You can see the abstract if you wish, or download the text of the paper in tex format.
The molecular-beam-epitaxy grown GaAs(001) surface is one of the most studied polar semiconductor surfaces, due to its importance for electronic and photonic devices. A whole range of experimental techniques have recently been employed to investigate the atomic and electronic structure of this surface.
We are interested in growth upon the GaAs(001) substrate as part of our work on Surfactant Mediated Growth. Initially we have studied the clean GaAs surface, but future work will tackle growth on this substrate.
The ideal GaAs(001) surface is terminated with either Ga or As atoms. In experimental growth conditions up to seven different reconstructions of this surface have been reported as a function of stoichiometry (i.e. with different proportions of Ga and As). Previous theoretical and experimental work suggests that the most likely structure for the As-terminated surface unit cell is the one shown below, with As atoms marked in yellow and Ga in red. The main features of this reconstructed surface are the parallel rows of trenches, separated by blocks made up of top-layer As dimers sitting on second-layer Ga atoms.
|D1 (Angs.)||D3 (Angs.)||d12 (Angs.)||Delta2 (Angs.)||R1 (Angs.)||R2 (Angs.)|
The most notable feature of the geometry we have calculated is the relaxation of the second layer Ga atoms on the edge of the dimer block (marked 3, 3', 5 and 5' above) towards the centre of the dimer block. This is because they are only three-fold co-ordinated (i.e. they form bonds with only three neighbouring atoms). In bulk GaAs the Ga atoms would be bonded to four neighbouring atoms, and the electrostatic repulsion between the electrons in the bonds would force the bond angles to be tetrahedral. Now, with only three bonds the repulsion will force the bonds into an almost trigonal planar geometry (i.e. all the bonds will lie in a plane, with bond angles of 120 degrees). In order to achieve this these Ga atoms must relax in the manner shown in the figures above.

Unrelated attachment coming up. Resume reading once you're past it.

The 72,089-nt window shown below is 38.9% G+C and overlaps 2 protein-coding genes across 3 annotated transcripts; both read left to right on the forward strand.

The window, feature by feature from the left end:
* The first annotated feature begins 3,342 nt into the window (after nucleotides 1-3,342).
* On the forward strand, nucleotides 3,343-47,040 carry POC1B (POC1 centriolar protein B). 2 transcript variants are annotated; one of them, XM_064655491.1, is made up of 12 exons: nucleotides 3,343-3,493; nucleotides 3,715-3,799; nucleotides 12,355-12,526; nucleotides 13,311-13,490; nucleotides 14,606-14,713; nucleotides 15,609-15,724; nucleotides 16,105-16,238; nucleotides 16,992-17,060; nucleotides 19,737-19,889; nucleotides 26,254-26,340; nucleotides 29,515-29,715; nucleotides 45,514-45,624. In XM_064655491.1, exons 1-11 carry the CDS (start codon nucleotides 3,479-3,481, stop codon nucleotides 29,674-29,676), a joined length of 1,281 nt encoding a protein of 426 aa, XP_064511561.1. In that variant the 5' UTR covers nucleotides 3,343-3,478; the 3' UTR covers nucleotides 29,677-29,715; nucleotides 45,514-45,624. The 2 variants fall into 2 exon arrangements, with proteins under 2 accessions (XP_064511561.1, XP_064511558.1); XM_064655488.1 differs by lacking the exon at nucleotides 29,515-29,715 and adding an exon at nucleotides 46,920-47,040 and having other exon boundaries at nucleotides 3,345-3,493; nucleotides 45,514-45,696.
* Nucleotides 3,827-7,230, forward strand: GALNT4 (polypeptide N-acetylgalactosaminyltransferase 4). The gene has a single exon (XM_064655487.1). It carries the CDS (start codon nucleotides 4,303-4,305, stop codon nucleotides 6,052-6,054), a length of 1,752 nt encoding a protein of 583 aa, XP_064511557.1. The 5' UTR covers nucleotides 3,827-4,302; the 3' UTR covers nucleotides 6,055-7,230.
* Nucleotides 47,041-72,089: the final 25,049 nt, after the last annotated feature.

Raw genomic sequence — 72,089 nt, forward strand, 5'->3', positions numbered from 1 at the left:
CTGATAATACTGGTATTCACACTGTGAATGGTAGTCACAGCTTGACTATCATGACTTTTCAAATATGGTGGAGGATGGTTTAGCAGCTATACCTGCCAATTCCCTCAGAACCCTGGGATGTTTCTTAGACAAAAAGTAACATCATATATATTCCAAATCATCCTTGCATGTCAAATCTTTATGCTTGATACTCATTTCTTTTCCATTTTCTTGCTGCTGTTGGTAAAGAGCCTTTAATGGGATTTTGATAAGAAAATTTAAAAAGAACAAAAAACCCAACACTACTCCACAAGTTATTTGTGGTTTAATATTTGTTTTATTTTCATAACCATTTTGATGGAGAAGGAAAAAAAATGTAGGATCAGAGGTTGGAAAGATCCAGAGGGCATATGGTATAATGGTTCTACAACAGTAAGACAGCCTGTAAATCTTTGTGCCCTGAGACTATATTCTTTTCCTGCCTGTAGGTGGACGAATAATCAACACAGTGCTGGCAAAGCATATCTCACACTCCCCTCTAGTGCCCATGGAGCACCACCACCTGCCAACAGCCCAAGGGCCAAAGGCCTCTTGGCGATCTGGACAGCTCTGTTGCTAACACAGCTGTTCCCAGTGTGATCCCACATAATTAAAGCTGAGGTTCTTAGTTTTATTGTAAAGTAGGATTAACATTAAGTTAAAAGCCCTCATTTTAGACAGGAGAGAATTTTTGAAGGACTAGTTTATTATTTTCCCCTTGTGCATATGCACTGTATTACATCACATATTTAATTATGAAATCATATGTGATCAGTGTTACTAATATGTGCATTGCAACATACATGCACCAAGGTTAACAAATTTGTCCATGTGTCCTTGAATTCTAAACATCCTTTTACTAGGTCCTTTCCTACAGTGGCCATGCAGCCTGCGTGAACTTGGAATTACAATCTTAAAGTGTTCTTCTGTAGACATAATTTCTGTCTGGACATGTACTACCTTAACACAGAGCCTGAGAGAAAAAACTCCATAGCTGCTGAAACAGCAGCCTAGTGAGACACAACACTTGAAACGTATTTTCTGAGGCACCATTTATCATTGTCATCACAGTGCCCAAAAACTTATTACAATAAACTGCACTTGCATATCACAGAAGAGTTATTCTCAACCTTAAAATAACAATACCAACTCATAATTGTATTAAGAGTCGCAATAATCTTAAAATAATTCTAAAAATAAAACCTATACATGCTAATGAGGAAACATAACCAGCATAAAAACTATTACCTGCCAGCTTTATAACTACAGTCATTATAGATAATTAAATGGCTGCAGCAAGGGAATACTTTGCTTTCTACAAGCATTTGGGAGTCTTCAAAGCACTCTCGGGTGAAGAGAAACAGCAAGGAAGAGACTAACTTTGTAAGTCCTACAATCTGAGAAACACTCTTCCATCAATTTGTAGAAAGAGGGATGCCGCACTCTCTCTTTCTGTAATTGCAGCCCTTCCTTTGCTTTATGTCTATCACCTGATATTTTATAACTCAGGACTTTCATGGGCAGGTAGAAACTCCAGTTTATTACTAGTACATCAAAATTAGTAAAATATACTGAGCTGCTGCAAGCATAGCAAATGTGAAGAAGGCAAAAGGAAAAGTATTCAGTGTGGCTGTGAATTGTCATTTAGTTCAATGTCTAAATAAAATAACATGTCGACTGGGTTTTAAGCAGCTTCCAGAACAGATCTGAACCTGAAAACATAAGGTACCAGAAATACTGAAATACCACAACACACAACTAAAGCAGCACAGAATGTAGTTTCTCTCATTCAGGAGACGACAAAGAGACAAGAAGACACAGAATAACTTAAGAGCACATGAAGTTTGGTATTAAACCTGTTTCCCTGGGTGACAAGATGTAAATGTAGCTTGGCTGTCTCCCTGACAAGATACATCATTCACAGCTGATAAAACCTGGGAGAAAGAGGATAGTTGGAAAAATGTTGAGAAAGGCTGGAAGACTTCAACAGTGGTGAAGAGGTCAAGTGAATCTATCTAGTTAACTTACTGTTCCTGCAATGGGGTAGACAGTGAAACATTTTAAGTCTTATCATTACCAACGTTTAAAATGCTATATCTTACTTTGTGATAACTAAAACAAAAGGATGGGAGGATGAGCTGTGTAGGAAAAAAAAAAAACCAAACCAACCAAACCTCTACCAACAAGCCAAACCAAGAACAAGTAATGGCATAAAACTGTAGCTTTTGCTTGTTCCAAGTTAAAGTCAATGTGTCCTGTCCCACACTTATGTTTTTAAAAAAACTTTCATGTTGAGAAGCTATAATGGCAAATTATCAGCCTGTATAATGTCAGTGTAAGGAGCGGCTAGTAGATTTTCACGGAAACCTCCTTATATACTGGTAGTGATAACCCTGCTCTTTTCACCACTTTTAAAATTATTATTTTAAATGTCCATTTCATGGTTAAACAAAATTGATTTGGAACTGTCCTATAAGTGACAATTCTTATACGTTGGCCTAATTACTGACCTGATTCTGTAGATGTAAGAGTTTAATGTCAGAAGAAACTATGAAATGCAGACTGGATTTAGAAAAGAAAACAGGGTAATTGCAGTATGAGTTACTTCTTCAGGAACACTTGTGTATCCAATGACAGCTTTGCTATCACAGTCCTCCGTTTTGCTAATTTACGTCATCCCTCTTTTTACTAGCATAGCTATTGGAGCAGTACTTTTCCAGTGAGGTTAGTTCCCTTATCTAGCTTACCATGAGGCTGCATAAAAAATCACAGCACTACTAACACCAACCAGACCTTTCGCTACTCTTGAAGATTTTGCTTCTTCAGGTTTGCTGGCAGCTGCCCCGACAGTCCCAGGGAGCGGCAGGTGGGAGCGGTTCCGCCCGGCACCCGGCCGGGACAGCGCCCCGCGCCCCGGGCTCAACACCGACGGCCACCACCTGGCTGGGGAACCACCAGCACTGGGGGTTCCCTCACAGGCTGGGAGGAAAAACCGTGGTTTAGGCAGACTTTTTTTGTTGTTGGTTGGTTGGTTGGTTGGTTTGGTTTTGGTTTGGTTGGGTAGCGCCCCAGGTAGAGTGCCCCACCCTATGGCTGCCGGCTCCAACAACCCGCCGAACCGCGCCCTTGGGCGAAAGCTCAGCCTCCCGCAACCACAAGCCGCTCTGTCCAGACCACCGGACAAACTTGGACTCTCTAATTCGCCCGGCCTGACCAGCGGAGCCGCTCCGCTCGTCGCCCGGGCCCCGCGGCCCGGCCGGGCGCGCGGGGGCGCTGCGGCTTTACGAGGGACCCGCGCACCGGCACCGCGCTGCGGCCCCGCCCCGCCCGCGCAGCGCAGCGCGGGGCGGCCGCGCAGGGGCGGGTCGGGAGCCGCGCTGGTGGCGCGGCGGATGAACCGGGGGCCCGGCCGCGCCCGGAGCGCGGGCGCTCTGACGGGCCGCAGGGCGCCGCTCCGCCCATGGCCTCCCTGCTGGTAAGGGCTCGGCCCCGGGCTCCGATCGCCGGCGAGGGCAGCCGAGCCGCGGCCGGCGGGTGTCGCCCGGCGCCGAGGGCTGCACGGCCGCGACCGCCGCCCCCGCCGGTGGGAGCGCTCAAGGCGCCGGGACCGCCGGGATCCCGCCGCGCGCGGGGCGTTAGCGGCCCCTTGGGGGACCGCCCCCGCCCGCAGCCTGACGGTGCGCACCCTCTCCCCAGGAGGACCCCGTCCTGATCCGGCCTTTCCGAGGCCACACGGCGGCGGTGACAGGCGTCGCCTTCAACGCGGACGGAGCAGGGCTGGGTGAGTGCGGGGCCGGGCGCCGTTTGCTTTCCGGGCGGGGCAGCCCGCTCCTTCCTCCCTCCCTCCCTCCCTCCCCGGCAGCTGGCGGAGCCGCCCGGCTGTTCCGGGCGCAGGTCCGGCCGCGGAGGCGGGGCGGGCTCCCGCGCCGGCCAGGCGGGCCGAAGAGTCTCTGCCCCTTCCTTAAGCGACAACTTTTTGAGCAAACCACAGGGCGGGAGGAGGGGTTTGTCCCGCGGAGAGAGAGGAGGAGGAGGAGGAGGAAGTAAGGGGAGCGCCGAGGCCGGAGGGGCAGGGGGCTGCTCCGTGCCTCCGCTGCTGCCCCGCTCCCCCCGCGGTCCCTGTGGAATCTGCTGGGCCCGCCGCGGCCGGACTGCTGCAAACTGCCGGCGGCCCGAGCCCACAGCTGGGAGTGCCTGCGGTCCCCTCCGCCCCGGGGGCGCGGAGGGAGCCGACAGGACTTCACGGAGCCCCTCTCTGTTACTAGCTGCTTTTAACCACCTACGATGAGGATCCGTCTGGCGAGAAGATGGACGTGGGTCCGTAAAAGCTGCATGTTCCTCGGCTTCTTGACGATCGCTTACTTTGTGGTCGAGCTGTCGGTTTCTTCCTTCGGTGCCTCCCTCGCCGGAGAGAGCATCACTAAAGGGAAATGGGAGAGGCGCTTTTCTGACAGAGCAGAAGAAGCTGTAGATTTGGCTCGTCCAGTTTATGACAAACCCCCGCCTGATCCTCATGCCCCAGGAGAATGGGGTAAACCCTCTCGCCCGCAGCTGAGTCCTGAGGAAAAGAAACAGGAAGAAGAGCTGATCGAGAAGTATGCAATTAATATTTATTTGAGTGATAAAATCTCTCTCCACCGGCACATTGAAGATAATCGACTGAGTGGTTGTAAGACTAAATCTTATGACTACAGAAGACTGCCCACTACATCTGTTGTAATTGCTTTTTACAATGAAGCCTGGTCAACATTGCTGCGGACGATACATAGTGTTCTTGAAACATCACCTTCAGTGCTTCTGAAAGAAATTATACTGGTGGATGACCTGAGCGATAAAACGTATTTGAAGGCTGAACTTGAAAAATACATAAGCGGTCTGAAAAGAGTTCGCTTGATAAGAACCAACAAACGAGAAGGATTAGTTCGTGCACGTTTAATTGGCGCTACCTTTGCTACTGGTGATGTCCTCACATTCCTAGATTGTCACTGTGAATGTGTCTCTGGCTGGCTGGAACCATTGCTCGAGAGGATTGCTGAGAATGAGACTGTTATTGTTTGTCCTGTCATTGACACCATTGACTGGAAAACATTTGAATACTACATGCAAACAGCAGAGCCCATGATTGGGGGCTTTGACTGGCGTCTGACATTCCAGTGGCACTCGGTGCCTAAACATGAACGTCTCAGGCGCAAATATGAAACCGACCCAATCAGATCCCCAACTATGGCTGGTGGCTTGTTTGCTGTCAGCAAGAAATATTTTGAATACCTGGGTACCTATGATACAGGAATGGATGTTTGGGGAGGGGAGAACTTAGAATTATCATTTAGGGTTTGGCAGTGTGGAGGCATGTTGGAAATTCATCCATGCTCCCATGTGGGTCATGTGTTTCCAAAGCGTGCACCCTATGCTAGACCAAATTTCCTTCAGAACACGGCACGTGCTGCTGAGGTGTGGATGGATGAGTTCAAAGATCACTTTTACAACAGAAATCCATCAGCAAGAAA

In contrast, the second layer Ga atoms lying along the centre-line of the dimer block (marked 4 and 4' above) are still four-fold co-ordinated, and so move far less from their ideal positions when the structure is allowed to relax.
The different relaxations of the Ga atoms at the edge of and in the centre of the dimer block leads to a bimodal distribution of Ga-As bond lengths. That is, the bond length between, say, atom 2 and atom 5 (R1) is different from that between atom 2 and atom 4 (R2). Also, there is a small vertical separation between different Ga atoms in the second layer (Delta2).
A more detailed analysis of the structural and bonding information we have calculated is presented in the paper to appear in Physical Review B on 15th May, 1996.
A particularly interesting feature of this surface is found to be the bimodal distribution of Ga-As bond lengths between the first and second layers. This is due to the presence of both three- and four-fold co-ordinated Ga atoms in the second layer. Our findings regarding charge density and bond lengths should prove complimentary to existing theoretical and experimental results, notably from LEED, RHEED and STM studies. Furthermore, it is hoped that this work wil stimulate future experimental work, particularly using x-ray standing wave and SEXAFS techniques, to confirm the structural parameters we have calculated, so that we may gain a better understanding of this fascinating and technologically important surface.
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